“Nature will castigate those who don’t masticate” is a Fletcher quote.

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Mmmmm.  How to become young at 60 sounds like a must-read to me…though it’s post-facto.

Even if Fletcher’s chewing notions seem a bit much, there is clear evidence that chewing has many positives.

In this WebMD article – Chewing your Way to Healthier Eating – the author writes:

Believe it or not, the simple act of chewing can reduce your calorie intake. It works by increasing the satisfaction you get from meals, thus helping to tide you over between meals.

Having to chew a lot may also indicate you’re not eating an ultra-processed food, and that’s clearly something to avoid.  According to an NPR report – People ate much faster — both in terms of grams per minute and calories per minute — on the ultra-processed diet. Hall says it might be that, because the ultra-processed foods tended to be softer and easier to chew, people devoured them more quickly, so they didn’t give their gastrointestinal tracts enough time to signal to their brains that they were full and ended up overeating.

Which all brings me to yesterday’s lunch at Friedman’s Home Improvement Store in Sonoma.  I had a hot dog.  It’s the first hot dog I’ve had in probably 3 years.  It was so incredibly soft.  Soft squishy white bun; soft, borderline-mushy hot dog;  juicy, soft, plastic-packaged cooked relish.

I didn’t exactly savor it – but I ate it quickly – and Andy and I were off to do our plant-shopping in Friedman’s nursery.

(An aside:  in Gulp, Mary Roach says hot dogs make the top 3 in the list of “killer foods” – those most often associated with choking to death.  I definitely would have chewed longer and harder had I known that yesterday.)

(Another aside: in Andy’s Corner Andy explains why he can’t see a hotdog without thinking of Ignatius Riley from A Confederacy of Dunces.)

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Mary Roach warns us

In the same way that a dark, silent room will eventually drive you to hallucinate, the mind rebels against bland, single-texture foods, edibles that do not engage the oral device.

But – thanks to my neighbor and Bestie, Deb, I’ve got a wonderfully crunchy, chewy granola recipe to share.  It’s not too sweet – as so many store-bought granolas are.   And it will most definitely engage your oral device.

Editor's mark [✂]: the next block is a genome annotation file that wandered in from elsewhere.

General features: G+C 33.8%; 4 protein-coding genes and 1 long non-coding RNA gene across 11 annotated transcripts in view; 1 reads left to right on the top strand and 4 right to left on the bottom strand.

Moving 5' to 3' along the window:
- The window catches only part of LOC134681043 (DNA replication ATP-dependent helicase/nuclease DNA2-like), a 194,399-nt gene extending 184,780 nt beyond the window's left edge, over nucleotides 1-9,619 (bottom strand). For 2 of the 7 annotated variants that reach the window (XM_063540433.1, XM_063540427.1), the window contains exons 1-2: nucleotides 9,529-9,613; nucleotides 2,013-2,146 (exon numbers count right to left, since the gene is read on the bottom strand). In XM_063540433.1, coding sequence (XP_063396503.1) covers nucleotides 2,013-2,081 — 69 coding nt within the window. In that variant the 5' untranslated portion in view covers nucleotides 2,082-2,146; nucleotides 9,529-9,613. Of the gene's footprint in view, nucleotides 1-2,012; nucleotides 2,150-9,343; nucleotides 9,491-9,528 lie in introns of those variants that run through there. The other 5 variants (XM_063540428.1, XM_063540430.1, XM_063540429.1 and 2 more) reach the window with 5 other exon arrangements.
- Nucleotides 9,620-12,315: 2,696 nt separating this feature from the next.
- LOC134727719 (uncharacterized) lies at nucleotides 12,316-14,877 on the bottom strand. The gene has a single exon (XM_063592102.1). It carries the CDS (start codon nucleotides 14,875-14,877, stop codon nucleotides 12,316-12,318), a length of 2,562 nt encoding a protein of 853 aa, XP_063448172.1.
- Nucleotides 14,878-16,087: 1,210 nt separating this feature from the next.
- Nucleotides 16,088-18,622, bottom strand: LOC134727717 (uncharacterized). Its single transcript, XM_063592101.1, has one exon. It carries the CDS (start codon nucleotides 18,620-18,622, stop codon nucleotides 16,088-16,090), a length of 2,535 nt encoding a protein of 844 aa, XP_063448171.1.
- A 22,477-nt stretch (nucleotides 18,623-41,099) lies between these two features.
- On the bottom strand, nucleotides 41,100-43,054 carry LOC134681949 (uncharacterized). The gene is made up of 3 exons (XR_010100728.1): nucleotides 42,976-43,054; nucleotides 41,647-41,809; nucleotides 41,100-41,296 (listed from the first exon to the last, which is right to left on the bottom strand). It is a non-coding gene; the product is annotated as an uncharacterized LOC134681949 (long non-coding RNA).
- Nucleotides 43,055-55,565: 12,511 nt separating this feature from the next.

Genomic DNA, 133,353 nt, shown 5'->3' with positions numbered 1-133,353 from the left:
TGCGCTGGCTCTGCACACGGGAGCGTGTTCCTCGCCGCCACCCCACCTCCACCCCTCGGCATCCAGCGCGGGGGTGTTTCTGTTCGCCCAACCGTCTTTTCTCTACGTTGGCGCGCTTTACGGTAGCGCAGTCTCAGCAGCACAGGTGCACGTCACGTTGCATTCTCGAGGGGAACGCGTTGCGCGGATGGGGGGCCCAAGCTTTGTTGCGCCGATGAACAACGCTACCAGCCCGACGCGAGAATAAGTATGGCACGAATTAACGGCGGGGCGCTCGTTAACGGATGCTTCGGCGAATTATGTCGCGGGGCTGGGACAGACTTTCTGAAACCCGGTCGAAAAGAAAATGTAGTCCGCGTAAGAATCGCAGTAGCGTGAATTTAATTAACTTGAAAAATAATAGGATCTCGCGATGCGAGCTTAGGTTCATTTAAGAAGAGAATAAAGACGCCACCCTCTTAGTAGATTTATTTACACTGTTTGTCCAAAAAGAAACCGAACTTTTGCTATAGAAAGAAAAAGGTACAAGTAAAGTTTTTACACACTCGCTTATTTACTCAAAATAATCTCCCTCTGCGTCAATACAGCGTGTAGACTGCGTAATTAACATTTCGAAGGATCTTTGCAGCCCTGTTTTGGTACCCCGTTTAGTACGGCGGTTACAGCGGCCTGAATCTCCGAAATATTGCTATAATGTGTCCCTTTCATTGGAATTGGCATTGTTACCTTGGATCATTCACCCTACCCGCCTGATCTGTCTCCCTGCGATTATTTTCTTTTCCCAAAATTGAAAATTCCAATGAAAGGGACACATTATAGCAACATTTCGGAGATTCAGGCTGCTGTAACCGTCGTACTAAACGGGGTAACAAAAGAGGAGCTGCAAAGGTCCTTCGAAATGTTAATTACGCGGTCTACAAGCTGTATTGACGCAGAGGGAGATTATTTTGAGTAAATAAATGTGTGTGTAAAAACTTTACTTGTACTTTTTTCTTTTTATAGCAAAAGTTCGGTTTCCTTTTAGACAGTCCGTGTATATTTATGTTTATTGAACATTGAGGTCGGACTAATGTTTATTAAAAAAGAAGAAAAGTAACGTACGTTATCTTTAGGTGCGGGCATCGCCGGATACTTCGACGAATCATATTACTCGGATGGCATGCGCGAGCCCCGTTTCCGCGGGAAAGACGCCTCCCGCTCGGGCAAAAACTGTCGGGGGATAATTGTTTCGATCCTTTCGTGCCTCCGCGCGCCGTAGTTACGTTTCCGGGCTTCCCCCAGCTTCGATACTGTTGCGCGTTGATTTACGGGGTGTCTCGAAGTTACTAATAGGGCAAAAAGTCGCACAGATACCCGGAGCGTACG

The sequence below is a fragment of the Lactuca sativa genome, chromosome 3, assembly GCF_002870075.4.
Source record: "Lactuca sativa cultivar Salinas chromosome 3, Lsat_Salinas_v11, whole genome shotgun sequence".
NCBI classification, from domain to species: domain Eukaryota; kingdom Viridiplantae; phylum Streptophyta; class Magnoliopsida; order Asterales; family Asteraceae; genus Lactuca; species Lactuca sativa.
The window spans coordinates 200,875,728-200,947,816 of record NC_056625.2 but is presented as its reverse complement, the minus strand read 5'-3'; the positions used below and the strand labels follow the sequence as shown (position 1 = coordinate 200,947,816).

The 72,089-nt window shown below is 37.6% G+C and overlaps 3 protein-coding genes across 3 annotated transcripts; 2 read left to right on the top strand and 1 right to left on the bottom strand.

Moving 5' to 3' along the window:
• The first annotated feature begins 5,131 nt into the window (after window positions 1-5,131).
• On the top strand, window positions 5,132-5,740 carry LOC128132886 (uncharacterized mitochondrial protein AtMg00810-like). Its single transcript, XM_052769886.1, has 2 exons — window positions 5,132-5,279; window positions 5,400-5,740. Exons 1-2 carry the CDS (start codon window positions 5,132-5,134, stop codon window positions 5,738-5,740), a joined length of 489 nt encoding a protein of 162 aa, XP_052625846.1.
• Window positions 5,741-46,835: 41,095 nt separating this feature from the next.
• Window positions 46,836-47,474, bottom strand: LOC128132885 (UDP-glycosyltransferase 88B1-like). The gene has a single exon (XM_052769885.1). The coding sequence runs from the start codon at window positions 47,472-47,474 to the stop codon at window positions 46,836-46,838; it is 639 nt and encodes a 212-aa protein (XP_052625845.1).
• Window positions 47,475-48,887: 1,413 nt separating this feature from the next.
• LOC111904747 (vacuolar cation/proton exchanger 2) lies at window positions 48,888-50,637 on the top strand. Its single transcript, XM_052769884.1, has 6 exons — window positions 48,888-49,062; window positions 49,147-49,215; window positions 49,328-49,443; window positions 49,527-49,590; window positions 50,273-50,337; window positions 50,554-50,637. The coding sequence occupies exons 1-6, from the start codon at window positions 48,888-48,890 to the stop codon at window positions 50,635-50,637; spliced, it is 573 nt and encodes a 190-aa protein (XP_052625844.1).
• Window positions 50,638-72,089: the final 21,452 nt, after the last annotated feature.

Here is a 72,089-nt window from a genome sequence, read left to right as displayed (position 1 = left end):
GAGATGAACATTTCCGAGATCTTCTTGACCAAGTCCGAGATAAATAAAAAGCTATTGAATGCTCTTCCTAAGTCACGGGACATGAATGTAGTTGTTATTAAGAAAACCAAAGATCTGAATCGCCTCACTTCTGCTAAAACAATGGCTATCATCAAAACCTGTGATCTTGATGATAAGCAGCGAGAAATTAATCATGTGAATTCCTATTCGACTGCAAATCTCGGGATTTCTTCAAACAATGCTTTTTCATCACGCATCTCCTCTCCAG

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Deb’s Granola (ready to serve with plain Greek yogurt and fresh peaches.  Yum!)

Deb's Granola

I adapted this ever-so-slightly from my neighbor Deb.

  • 5 c rolled oats (not instant)
  • 4 c chopped nuts and seeds (suggested: sunflower seeds, pecans, walnuts, pumpkin seeds, slivered almonds, flax seeds, cashews)
  • 1/2 tsp kosher salt
  • 3/4 c honey, warmed
  • 1/4 c vegetable oil
  • 1 c raisins (optional)
  • 1/2 c unsweetened flaked coconut

Mix the oats, nuts and seeds, and salt in a large bowl. Add the honey and oil and mix well.

Spread the mixture on ungreased cookie sheets and bake at 325 degrees for 30-40 minutes, stirring occasionally – until the entire batch is golden brown.

Allow the mixture to cool, stirring from time to time.  When it is almost cool, add the raisins and unsweetened coconut and mix well.

The granola keeps well stored in an airtight container in a cool place and may also be frozen.

Recipe brought to you by Deb and and Andy and Ann.


Dissecting: a Poem and the Blog

While Andy has been busy this week thinking about being a blogger (see Andy’s Corner), my thoughts have been more focused on the poetic side of things.

Do English professors still ask you to “explicate” poems?  That term strikes terror in my heart, even 50+ years after the fact.  A quick internet search reveals that “dissect” is often used in today’s poetry line-by-line analysis – in which usually-yawning students are forced to participate.

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There’s lots of advice out there about better ways of inspiring students (or maybe even us adults?) to read and write poetry.  On there are some especially quirky examples of approaches:

  • post poems in faculty bathroom stalls.
  • create an elegy based upon a NYTimes obituary.
  • at residential facilities for juvenile offenders have a guest poet read a poem in the morning and “at bedtime each night.”
  • gather poems to dedicate to a special person “with personal comments about that poem directed to that person.” (my mind is going crazy thinking of all the possibilities! 🙂
  • go around the community and hand out business cards with poems typed on them.
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What poems might faculty members write here?